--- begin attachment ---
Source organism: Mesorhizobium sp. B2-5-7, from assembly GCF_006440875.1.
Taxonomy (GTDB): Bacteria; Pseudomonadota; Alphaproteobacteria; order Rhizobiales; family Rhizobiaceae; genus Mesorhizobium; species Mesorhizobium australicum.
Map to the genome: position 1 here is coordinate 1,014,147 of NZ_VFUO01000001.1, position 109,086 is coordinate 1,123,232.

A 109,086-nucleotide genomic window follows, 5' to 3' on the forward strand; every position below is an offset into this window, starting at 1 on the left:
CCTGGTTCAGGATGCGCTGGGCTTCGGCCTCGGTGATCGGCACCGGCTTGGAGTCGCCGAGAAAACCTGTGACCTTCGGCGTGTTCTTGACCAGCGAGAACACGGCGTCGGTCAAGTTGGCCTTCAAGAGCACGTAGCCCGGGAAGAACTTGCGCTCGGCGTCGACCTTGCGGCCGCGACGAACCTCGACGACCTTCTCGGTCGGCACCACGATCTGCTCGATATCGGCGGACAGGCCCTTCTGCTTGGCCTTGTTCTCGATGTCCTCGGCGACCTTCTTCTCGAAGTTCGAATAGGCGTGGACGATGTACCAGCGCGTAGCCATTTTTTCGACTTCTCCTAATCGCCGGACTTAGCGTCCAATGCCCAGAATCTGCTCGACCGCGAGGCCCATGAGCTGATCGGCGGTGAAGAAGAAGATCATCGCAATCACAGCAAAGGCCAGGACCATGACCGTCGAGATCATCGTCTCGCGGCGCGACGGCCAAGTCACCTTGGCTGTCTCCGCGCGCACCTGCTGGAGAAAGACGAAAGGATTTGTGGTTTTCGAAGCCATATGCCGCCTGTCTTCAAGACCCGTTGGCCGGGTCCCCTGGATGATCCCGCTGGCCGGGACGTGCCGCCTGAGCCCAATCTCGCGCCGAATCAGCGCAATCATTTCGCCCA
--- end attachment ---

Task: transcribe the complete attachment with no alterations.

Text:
Source organism: Mesorhizobium sp. B2-5-7, from assembly GCF_006440875.1.
Taxonomy (GTDB): Bacteria; Pseudomonadota; Alphaproteobacteria; order Rhizobiales; family Rhizobiaceae; genus Mesorhizobium; species Mesorhizobium australicum.
Map to the genome: position 1 here is coordinate 1,014,147 of NZ_VFUO01000001.1, position 109,086 is coordinate 1,123,232.

A 109,086-nucleotide genomic window follows, 5' to 3' on the forward strand; every position below is an offset into this window, starting at 1 on the left:
CCTGGTTCAGGATGCGCTGGGCTTCGGCCTCGGTGATCGGCACCGGCTTGGAGTCGCCGAGAAAACCTGTGACCTTCGGCGTGTTCTTGACCAGCGAGAACACGGCGTCGGTCAAGTTGGCCTTCAAGAGCACGTAGCCCGGGAAGAACTTGCGCTCGGCGTCGACCTTGCGGCCGCGACGAACCTCGACGACCTTCTCGGTCGGCACCACGATCTGCTCGATATCGGCGGACAGGCCCTTCTGCTTGGCCTTGTTCTCGATGTCCTCGGCGACCTTCTTCTCGAAGTTCGAATAGGCGTGGACGATGTACCAGCGCGTAGCCATTTTTTCGACTTCTCCTAATCGCCGGACTTAGCGTCCAATGCCCAGAATCTGCTCGACCGCGAGGCCCATGAGCTGATCGGCGGTGAAGAAGAAGATCATCGCAATCACAGCAAAGGCCAGGACCATGACCGTCGAGATCATCGTCTCGCGGCGCGACGGCCAAGTCACCTTGGCTGTCTCCGCGCGCACCTGCTGGAGAAAGACGAAAGGATTTGTGGTTTTCGAAGCCATATGCCGCCTGTCTTCAAGACCCGTTGGCCGGGTCCCCTGGATGATCCCGCTGGCCGGGACGTGCCGCCTGAGCCCAATCTCGCGCCGAATCAGCGCAATCATTTCGCCCA